The Southwestern Historical Quarterly, Volume 48, July 1944 - April, 1945 Page: 370

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The irst Rodeo ill eas
CARL L. STUDER
J ELLISON CARROLL, of Big Lake, Texas, is responsible for
J the statement that the first rodeo held in Texas was at the
town of Canadian in the summer of 1888. It was in the form of
a two-day celebration with steer roping contests as the main
event, and the other events that bordered around celebrations
in that day.
When Canadian held its 14th annual rodeo the week of July
4th, in 1922, it did so against a background of celebrations and
demonstrations which were representative of the evolution of
the west's "national" sport and which in themselves influenced
to a certain degree that evolution.
To Hemphill county belongs the distinction of innovating a
rodeo and was among the first of such "reunions" to be staged
as a community undertaking anywhere in the southwest.
The "Cowboys Reunion" held in '88 at Canadian, although
little heard of by the present generation, actually marked one
of the first evidences of a move toward establishing the vanishing
west in an impregnable rallying ground-its typical rodeo.
While natural primitive western contests as staged in every
range camp were indulged in by cowboys on the early ranches,
it remained for a group of cowboys from the Laurel Leaf ranch,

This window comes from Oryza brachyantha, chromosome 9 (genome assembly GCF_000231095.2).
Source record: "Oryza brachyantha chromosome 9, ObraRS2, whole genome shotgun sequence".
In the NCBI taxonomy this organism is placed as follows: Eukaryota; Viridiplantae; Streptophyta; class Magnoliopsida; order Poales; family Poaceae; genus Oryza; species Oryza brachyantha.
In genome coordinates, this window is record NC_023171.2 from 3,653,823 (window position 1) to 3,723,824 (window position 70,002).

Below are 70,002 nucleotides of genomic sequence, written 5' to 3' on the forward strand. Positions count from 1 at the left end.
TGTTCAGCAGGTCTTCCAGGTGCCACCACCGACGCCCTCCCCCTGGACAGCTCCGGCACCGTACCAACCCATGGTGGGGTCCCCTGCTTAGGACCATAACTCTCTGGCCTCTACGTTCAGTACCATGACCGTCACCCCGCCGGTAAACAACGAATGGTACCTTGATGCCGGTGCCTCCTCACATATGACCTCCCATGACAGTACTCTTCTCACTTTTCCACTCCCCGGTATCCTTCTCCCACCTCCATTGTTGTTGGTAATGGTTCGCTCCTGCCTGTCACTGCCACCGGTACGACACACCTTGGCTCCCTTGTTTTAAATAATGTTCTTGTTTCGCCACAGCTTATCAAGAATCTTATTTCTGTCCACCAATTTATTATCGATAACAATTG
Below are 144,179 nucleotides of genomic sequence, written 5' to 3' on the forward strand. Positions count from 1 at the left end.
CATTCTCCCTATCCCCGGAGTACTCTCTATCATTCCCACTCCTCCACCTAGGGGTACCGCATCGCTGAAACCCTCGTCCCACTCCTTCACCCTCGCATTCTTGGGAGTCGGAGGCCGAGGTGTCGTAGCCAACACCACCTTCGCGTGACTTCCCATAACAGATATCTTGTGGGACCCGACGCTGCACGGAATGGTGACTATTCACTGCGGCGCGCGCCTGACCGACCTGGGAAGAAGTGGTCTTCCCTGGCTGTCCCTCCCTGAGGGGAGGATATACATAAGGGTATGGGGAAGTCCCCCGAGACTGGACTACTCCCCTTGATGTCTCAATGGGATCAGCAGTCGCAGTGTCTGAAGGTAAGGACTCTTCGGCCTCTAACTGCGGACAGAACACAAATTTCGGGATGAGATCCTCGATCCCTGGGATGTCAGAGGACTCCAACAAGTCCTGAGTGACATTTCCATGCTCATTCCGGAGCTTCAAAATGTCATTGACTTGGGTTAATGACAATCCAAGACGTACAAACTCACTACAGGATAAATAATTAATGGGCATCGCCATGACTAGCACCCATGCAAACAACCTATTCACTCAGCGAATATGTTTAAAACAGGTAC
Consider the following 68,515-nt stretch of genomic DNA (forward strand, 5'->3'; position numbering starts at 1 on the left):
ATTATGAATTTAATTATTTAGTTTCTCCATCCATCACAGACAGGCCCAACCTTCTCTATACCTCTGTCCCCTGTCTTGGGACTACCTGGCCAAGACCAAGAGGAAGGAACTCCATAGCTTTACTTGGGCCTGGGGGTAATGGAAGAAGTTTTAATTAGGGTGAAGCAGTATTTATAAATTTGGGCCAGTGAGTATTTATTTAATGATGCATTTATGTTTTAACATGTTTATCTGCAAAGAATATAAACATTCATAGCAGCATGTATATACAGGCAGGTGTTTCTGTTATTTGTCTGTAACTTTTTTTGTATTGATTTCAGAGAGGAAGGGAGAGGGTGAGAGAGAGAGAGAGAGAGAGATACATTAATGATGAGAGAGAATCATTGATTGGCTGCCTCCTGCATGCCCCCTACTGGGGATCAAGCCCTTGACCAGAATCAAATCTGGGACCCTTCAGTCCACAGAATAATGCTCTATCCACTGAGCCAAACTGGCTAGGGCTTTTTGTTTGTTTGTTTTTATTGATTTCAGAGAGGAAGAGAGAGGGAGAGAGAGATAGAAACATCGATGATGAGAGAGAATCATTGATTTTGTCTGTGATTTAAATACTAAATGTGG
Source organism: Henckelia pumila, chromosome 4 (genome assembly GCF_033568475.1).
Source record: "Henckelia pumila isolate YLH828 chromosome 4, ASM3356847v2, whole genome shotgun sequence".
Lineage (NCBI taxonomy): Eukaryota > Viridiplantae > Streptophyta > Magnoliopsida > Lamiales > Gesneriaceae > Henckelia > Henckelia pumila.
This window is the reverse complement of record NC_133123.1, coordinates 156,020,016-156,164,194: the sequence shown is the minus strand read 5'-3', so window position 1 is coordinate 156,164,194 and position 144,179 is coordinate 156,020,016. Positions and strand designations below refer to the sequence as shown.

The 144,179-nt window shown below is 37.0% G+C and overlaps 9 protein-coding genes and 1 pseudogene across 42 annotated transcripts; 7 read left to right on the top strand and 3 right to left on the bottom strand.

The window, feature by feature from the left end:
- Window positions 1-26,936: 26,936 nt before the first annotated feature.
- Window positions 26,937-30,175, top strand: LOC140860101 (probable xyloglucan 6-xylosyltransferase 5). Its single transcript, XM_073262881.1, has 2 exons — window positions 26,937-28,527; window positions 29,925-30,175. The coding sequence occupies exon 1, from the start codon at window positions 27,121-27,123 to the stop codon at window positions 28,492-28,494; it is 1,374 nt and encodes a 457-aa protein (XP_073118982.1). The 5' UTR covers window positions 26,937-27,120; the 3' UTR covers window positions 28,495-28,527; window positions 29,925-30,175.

located east of Canadian, to conceive in 1888 the project of
holding a public celebration with a steer roping contest as the
main feature.
The resulting festivities staged at Canadian for two days in
the summer of 1888 are remembered still by the residents of the
region as unique and the first of any consequence.
It will be recalled that this was just one year after the arrival
of the Santa Fe Railroad. Canadian did not have many citizens
at that time, but all of them from far and near came to engage
in the festivities and celebration. The report by residents that
lived here at that time was that there was "roping and tying
down," horse racing, tournament races and dancing indulged in
by the multitudes.
This celebration conceived in the minds of the residents of

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Texas State Historical Association. The Southwestern Historical Quarterly, Volume 48, July 1944 - April, 1945, periodical, 1945; Austin, Texas. (texashistory.unt.edu/ark:/67531/metapth146055/m1/414/ocr/: accessed August 24, 2016), University of North Texas Libraries, The Portal to Texas History, texashistory.unt.edu; crediting Texas State Historical Association.